Checks and Balances
One of the great achievements of the past few hundred years has been the establishment of widely agreed standards for how we treat each other individually, collectively, and during times of conflict.
St. Bartholomew, from the Martyr’s Mirror
For most of history, however, those in power could do pretty much what they pleased, and human life and dignity were given little or no value, compared to today. Tyrants, by definition, are not accountable. Much like Cersei and the other tyrants in HBO’s Game of Thrones.
The question of the definition of torture became highly politicized during the administration of President George W. Bush. Abuses by U.S. soldiers of captured Iraqi’s in the Abu Ghraib prison drew widespread condemnation (including by President Bush). And more pointedly, the use of waterboarding on a few detainees at the Guantanamo Bay detention facility became a flashpoint for an American debate on the definition of torture, which continues today.
Watch: Obama on Waterboarding
Watch: Trump – Return Use of Waterboarding
In 2006, President George W. Bush banned torture including waterboarding, and in 2009, President Obama issued a similar ban. President Trump has done nothing yet to modify that ban.
In the course of this debate, the status of the Guantanamo Bay detention facility became a proxy for the overall question of the treatment of captives in the war on terror. Closing Guantanamo was a top, symbolic, priority for President Obama, and one of his first acts was to sign an order calling for it to be closed. Nevertheless, it remains open today, more than 8 years later!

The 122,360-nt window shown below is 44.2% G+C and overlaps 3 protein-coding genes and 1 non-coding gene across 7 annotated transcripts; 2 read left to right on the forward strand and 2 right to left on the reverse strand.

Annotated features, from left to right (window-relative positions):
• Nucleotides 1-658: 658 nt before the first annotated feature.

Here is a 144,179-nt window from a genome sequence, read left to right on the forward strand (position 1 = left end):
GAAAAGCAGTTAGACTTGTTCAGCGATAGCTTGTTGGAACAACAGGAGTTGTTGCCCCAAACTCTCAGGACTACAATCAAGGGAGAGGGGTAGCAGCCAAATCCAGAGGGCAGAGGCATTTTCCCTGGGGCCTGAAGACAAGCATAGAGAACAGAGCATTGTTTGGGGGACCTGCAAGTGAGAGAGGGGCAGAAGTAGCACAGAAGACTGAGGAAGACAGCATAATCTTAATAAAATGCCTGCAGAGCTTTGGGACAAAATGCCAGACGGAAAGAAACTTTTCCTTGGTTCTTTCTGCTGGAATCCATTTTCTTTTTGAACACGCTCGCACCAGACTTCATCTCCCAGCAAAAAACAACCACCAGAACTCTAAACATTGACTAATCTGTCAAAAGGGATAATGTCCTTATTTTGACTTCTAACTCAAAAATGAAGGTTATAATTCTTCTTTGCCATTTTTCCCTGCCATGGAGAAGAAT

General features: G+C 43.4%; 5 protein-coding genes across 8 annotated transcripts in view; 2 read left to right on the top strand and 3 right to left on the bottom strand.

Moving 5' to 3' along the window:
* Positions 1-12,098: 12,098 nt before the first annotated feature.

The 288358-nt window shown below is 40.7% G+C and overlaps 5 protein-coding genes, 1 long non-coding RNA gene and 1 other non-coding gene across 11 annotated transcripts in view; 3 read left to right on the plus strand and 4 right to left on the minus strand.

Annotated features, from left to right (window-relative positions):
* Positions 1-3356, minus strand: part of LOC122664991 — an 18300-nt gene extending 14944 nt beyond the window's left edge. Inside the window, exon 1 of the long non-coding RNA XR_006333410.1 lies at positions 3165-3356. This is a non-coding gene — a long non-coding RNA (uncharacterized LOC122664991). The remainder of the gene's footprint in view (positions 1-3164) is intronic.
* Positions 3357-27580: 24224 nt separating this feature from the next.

While Certell’s Common Sense American Government does not enter into the debate about waterboarding, we find that the process and difficulty of closing Guantanamo provides an interesting case study in how checks and balances work in our system of government. We produced this video to promote discussion of how inefficient our form of government is, and whether we should see this inefficiency as a good thing.
Do: Answer the following questions:
- What are the three branches of government, and how do they provide a “check” on each other?
- Why did the Founders design an inefficient form of government? What were they afraid of?
- The case of closing Guantanamo is interesting, because it specifically addresses the problem of people wanting to do something in theory (close Guantanamo), but not in practice (accept to relocate terrorists into American prisons). How does the “slowing down” of our system allow people to reflect and change their mind about the theory, when they find unacceptable the practice?
- There have been past instances in which Congress has found itself unable to do things it recognized as important in theory, but hard in practice. Sometimes, it has decided to pass along the responsibility to someone else, so politicians wouldn’t have to make “hard” decisions that might lose votes. The process of closing military bases around the country after the end of the Cold War comes to mind. When, if ever, should Congress be allowed to pass the buck in this way? Does this weaken our checks and balances?
Fort Benjamin Harrison, and Fort Benjamin Harrison State Park, Indianapolis, Indiana
5. Can you think of examples of when you gave up your rights and let someone else decide, because you didn’t want to make and be accountable for a hard decision? Were you right to do so?